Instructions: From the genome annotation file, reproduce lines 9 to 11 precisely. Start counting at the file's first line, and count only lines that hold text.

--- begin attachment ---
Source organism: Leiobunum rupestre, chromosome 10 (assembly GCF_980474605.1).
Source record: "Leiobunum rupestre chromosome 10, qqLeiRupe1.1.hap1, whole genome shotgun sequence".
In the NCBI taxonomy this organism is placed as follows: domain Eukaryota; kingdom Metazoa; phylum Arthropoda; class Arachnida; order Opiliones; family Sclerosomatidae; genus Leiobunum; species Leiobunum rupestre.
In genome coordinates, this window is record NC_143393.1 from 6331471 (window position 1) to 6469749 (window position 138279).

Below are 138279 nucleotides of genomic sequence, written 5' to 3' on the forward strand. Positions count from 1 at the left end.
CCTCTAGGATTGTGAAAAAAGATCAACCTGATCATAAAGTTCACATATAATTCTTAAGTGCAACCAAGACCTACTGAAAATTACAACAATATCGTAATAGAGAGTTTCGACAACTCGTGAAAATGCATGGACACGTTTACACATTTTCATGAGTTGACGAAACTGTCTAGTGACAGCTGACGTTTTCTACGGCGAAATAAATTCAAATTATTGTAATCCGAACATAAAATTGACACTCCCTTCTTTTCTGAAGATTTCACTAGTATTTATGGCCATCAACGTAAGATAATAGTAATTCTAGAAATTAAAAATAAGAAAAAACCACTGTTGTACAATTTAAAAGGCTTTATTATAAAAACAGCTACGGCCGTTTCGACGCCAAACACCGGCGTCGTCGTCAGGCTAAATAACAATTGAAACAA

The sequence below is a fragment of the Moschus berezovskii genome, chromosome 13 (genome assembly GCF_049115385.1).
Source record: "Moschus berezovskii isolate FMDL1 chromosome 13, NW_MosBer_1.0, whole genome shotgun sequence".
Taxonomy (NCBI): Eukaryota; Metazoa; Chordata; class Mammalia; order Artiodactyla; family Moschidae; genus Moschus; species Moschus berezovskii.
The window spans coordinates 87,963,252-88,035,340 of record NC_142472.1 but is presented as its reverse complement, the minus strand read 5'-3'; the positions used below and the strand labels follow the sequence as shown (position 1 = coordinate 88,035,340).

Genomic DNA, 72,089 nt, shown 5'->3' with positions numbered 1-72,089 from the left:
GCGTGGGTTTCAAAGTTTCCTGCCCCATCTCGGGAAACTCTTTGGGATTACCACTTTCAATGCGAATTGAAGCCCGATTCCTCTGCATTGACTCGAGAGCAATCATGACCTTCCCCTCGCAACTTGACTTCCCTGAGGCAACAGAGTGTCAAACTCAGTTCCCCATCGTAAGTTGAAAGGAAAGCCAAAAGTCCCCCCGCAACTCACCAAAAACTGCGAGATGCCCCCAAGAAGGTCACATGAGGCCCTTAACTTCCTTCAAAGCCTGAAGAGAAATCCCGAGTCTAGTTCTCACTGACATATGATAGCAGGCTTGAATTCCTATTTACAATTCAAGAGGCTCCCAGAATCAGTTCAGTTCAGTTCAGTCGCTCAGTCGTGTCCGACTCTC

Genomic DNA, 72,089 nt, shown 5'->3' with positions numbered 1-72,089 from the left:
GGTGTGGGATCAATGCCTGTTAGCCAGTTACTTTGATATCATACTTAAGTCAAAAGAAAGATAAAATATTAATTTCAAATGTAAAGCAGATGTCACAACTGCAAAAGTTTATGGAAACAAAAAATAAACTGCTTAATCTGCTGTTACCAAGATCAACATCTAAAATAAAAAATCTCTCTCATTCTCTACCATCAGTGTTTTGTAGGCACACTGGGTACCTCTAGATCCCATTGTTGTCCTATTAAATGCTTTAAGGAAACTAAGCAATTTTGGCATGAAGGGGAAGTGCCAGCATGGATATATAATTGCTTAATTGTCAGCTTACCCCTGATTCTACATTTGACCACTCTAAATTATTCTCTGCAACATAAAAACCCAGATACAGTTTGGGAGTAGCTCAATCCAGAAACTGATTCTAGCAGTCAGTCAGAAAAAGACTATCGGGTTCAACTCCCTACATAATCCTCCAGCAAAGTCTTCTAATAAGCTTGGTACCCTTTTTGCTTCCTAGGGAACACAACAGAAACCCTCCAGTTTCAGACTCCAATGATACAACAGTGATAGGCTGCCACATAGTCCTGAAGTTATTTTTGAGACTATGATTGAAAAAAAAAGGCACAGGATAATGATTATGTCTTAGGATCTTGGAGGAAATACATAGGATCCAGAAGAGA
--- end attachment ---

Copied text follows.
Taxonomy (NCBI): Eukaryota; Metazoa; Chordata; class Mammalia; order Artiodactyla; family Moschidae; genus Moschus; species Moschus berezovskii.
The window spans coordinates 87,963,252-88,035,340 of record NC_142472.1 but is presented as its reverse complement, the minus strand read 5'-3'; the positions used below and the strand labels follow the sequence as shown (position 1 = coordinate 88,035,340).

Genomic DNA, 72,089 nt, shown 5'->3' with positions numbered 1-72,089 from the left: